3 Reasons Why A Mining Forecast Is A No-Brainer
Uncertainty. It’s one of the worst feelings anyone can ever feel. Not knowing is bad enough on a personal level. However, when it comes to business, the stakes can get very high. Uncertainty in budgets, planning, and deals creates a lot of stress and potentially, loss. This is especially true for mining operations.
The mining industry is complicated, multi-faceted, and – unfortunately -has a reputation for being dangerous. Not only do these factors make day-to-day risk management a challenge, but also makes it hard to recruit new workers. Wouldn’t it be great if you could make your mining facility safer?
In order to do that, you can start with a threat that is constant and impacts every part of the business: The weather. Severe weather poses many different challenges to the mining community all over the world. When facilities get a handle on this challenge, they see improvements across the board from safety to worker productivity to operational efficiency. Keep reading to find out the three biggest severe weather threats that make weather forecasts a no brainer for mining operations.
The first weather-related risk a mining forecast or mining app can help mitigate is lightning. While when most people think of mining as an underground operation, those of you in the field know that operations above-ground are just as important. There are plenty of moving parts up on land that lightning threatens.
For example, lightning can strike personnel involved in heavy equipment operation. It’s also a fire hazard. This is especially true if your operation handles explosives or is undergoing construction activities.
Depending on your location and climate, lightning could be a big risk or a small risk. But did you know that a lightning detection network could also help you out if you’re not in a heavy-lightning area? Most people don’t know this, but there are two different types of lightning. The first is cloud-to-ground lightning, which is the kind most people think of. These strikes hit land or structures on the ground.
Most lightning is actually a different type, called in-cloud. These strikes, which jump from cloud to cloud, are a great indicator of other forms of severe weather. By monitoring a combination of both, referred to as total lightning, the most advanced systems are able to predict severe weather events like tornadoes, hail, and heavy rain. So don’t overlook lightning detection just because you don’t see it too often.
2. Rain & Fog
The second weather-related risk to mining operations is heavy rain. All you have to do is conduct an online search for “heavy rain and mining” and dozens of news stories about dangerous accidents pop up.
Heavy rain can flood mines, make roads leading to mines impassable, and shut down operations for days. Another big problem with rain is that it can cause deadly landslides that damage equipment and even trap miners underground. These landslide issues are prevalent in mines around the world that do not have advanced weather data. Countries like Peru, Congo, and Myanmar are just a few that have seen these deadly tragedies occur to good, hard-working people.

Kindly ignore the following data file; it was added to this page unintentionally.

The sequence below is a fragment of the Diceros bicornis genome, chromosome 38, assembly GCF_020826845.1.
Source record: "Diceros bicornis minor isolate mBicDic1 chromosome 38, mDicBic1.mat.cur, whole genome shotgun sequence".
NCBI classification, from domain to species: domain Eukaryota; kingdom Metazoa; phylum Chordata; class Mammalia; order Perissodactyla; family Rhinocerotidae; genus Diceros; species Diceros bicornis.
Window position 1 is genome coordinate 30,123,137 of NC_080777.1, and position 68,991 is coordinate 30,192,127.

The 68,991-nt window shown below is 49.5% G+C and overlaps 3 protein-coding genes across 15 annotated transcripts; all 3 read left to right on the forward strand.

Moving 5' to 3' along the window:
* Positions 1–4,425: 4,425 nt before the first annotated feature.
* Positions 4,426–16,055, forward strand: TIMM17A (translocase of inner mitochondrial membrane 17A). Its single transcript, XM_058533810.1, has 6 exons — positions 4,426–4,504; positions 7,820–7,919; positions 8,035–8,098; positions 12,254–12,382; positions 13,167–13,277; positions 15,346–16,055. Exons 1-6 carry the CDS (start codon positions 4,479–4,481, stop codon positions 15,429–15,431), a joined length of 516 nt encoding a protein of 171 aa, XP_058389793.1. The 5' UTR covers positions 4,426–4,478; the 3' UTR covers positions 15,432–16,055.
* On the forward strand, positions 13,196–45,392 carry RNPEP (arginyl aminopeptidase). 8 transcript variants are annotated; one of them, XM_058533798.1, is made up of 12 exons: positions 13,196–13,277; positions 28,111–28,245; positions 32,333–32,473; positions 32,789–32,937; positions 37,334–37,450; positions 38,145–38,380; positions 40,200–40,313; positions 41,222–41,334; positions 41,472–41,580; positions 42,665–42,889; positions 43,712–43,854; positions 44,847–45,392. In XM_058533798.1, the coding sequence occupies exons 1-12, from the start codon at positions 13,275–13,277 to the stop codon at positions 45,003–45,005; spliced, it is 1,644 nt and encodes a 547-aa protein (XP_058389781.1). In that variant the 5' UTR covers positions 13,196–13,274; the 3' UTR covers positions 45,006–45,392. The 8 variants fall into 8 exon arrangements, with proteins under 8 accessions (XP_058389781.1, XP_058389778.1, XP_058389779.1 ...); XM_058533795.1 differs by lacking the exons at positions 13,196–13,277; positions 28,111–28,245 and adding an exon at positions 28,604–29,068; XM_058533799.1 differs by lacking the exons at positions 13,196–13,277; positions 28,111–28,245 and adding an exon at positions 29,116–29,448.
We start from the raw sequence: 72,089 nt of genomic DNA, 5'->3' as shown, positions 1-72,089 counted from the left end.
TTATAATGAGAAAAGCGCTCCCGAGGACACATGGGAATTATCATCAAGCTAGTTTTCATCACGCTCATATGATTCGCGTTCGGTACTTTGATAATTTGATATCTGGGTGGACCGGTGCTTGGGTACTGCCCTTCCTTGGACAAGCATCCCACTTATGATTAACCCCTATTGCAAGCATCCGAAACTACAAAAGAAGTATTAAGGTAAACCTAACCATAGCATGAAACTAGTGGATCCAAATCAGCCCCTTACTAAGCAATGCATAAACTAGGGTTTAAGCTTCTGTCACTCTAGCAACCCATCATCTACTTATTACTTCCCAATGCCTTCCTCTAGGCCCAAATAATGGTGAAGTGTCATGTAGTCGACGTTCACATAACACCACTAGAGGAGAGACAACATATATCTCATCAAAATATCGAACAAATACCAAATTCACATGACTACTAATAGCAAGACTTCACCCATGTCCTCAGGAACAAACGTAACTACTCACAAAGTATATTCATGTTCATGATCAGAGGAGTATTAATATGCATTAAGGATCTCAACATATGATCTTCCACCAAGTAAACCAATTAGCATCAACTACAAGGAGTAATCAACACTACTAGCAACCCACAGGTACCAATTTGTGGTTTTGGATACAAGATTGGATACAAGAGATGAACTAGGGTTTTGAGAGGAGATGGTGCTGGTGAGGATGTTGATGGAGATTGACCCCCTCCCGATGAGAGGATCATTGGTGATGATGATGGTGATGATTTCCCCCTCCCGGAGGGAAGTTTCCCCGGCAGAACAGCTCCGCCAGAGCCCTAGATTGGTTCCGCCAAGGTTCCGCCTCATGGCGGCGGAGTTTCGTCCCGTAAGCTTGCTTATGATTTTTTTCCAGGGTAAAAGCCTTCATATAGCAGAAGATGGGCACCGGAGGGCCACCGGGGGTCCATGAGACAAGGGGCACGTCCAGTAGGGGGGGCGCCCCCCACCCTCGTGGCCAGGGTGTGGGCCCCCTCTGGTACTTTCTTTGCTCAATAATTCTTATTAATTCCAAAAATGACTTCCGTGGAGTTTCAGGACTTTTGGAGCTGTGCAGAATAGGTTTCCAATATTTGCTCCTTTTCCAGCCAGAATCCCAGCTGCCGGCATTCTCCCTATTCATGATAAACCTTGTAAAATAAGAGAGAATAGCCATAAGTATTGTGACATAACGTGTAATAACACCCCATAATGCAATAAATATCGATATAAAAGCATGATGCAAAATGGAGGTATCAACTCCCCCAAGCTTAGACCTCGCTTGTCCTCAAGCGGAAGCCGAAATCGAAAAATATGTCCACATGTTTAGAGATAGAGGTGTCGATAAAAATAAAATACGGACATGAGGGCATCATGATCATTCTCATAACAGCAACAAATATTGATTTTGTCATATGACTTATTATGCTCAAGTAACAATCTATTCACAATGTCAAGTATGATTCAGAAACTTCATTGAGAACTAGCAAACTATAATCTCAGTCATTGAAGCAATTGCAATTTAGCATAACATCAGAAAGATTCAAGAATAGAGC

Another issue with precipitation is low visibility due to fog. Low visibility can be a huge problem for mining operations. Rain and fog can make pit operations extremely dangerous for drivers practically working blind. Knowing when these conditions are going to occur allows mining decision-makers to stop operations before they get dangerous.
If you know when heavy rain is going to hit and just how much you are going to get, you’ll have time to plan effectively to minimize operational downtime and minimize loss.
The last thing a mining weather application or weather visualization tool could help facilities with is the wind. High winds are a big problem for mining facilities doing blasting or using cranes.
Mines can’t blast when winds hit a certain speed because the wind puts surrounding areas at risk. Gusts of wind can carry dust and debris from mines to surrounding towns and create an environmental problem to those areas.
Wind also is a problem when it comes to crane operations. When gusts exceed a certain speed, they can knock over cranes. These accidents are not only dangerous to workers but can damage and destroy expensive crane equipment. Knowing when it will be windy in your area of operations can help you plane crane operations. Let’s say the end of the week is going to see very windy days, even though you have crane operations planned for that day. Knowing this information enables decision-makers to reschedule operations for days with better and safer weather conditions.
Get A Mining Forecast App
In today’s technological day and age, it’s easy for mining operations to mitigate weather-related risks. Advanced weather detection networks that offer total lightning detection, convective radar alternatives for hard-to-reach areas, and hyperlocal weather forecasts are the best fits for the multi-faceted industry that is mining.
Sferic Maps and Sferic Mobile are the industry-leading desktop and mobile applications for mining forecasts. These easy-to-use interfaces offer over 40 layers of weather data, so facilities can monitor the conditions that matter most to them. The interface also allows users to set up alerts, so you never miss a temperature spike or incoming thunderstorm.
Just like the mining industry, Sferic Maps and Sferic Mobile are multi-faceted and customizable. We know every mining operation is different. That’s why Sferic Maps allows you to not only pick the weather layers that are important to you, but to upload your own layers. Now you can see a map of your operations and the weather all on the same map. It’s an easy, one-stop shop that will help you safeguard equipment, lives, and ultimately, save money.
Take Sferic out for a test drive today to see how it can bring value to your mining operation for free.